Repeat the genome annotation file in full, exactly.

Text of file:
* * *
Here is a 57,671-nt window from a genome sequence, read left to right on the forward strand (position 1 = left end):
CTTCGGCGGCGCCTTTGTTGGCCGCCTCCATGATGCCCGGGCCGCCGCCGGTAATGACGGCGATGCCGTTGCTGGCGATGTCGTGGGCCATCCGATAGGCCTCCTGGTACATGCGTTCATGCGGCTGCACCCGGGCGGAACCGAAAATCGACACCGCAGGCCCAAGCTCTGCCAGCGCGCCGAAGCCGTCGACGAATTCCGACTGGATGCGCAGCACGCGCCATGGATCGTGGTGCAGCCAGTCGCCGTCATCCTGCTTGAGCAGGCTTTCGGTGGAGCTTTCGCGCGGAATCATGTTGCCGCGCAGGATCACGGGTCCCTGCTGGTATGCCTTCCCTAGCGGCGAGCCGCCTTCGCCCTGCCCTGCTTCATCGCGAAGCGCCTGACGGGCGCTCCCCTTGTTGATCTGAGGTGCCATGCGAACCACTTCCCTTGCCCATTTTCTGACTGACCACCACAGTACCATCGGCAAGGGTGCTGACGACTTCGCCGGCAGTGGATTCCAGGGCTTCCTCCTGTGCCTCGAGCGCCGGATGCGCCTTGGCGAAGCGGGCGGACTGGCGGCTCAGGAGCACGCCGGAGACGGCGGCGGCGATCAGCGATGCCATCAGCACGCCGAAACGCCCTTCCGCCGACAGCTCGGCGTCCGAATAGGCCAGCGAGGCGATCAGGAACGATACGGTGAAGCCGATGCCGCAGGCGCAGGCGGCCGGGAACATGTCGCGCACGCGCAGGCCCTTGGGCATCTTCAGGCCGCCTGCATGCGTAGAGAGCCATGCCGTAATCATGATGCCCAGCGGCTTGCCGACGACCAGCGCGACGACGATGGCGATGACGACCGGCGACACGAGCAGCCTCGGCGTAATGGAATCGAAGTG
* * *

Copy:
Here is a 57,671-nt window from a genome sequence, read left to right on the forward strand (position 1 = left end):
CTTCGGCGGCGCCTTTGTTGGCCGCCTCCATGATGCCCGGGCCGCCGCCGGTAATGACGGCGATGCCGTTGCTGGCGATGTCGTGGGCCATCCGATAGGCCTCCTGGTACATGCGTTCATGCGGCTGCACCCGGGCGGAACCGAAAATCGACACCGCAGGCCCAAGCTCTGCCAGCGCGCCGAAGCCGTCGACGAATTCCGACTGGATGCGCAGCACGCGCCATGGATCGTGGTGCAGCCAGTCGCCGTCATCCTGCTTGAGCAGGCTTTCGGTGGAGCTTTCGCGCGGAATCATGTTGCCGCGCAGGATCACGGGTCCCTGCTGGTATGCCTTCCCTAGCGGCGAGCCGCCTTCGCCCTGCCCTGCTTCATCGCGAAGCGCCTGACGGGCGCTCCCCTTGTTGATCTGAGGTGCCATGCGAACCACTTCCCTTGCCCATTTTCTGACTGACCACCACAGTACCATCGGCAAGGGTGCTGACGACTTCGCCGGCAGTGGATTCCAGGGCTTCCTCCTGTGCCTCGAGCGCCGGATGCGCCTTGGCGAAGCGGGCGGACTGGCGGCTCAGGAGCACGCCGGAGACGGCGGCGGCGATCAGCGATGCCATCAGCACGCCGAAACGCCCTTCCGCCGACAGCTCGGCGTCCGAATAGGCCAGCGAGGCGATCAGGAACGATACGGTGAAGCCGATGCCGCAGGCGCAGGCGGCCGGGAACATGTCGCGCACGCGCAGGCCCTTGGGCATCTTCAGGCCGCCTGCATGCGTAGAGAGCCATGCCGTAATCATGATGCCCAGCGGCTTGCCGACGACCAGCGCGACGACGATGGCGATGACGACCGGCGACACGAGCAGCCTCGGCGTAATGGAATCGAAGTG